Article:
At 83 years old, Japanese Emperor Akihito is ready to retire.
The royal, who has held the throne since 1989, has battled prostate cancer and undergone multiple surgeries in recent years. In August, he released a video expressing his desire to abdicate the throne in favor of his son, Naruhito, the Crown Prince of Japan. Naruhito is 56 — nearly the same age as his father was when he succeeded his own father.
But there’s a catch: In Japan, a monarch isn’t legally allowed to abdicate. In the video, he issued a plea of sorts to parliament to allow him to resign and hand over the reins to his son.
“Fortunately, I am now in good health,” he said in the address. “However, when I consider that my fitness level is gradually declining, I am worried that it may become difficult for me to carry out my duties as a symbol of the state with my whole being.”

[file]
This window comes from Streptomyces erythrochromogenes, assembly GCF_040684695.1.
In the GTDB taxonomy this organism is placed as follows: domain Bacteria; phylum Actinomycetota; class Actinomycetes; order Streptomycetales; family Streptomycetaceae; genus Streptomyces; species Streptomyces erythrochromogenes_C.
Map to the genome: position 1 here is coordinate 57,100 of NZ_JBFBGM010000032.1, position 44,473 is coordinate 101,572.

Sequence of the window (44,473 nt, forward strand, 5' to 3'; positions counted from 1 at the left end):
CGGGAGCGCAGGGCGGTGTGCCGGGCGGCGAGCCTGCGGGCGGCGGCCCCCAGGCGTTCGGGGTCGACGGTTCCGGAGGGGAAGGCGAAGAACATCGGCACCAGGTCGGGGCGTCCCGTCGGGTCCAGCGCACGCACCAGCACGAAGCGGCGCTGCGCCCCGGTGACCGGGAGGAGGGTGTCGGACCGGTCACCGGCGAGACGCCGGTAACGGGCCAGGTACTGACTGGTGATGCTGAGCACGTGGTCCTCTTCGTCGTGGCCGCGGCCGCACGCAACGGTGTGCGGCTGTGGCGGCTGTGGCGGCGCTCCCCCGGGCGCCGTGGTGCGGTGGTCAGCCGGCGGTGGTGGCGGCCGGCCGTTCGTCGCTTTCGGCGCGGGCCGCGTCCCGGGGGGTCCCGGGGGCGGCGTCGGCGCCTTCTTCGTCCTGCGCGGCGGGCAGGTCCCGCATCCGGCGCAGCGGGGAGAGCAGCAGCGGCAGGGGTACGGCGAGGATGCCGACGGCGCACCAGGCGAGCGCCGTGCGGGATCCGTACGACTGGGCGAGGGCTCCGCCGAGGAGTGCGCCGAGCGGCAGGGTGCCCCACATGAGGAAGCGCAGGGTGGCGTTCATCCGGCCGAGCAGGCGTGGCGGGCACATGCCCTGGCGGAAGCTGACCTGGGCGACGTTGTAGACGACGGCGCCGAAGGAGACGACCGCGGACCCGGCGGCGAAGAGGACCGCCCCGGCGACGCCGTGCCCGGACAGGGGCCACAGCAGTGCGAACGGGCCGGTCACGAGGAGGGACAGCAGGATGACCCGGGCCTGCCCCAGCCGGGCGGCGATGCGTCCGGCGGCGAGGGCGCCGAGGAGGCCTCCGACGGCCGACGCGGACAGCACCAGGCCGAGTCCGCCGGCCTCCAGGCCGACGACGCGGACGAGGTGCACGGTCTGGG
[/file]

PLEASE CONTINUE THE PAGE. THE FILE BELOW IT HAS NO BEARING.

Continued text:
Now, it appears he’s going to get his wish.
A Japanese government panel, set up in response to Akihito’s video, is expected to announce that they have decided that he should be allowed to abdicate through the implementation of a special, one-time-only law.
However, a friend of Akihito’s said that he wants not just a pass for himself, but for future emperors, too.
Members of the panel and some of the public are wary of allowing any emperor the ability to abdicate. Many worry that it would crumble the foundation of the monarchy, and would lead to an heir to the throne refusing to take over, or abdicating after a short period.
Most of the public seems to be in favor, though: According to a poll by Jiji press, 61 percent of those asked support a permanent law that would allow for abdication.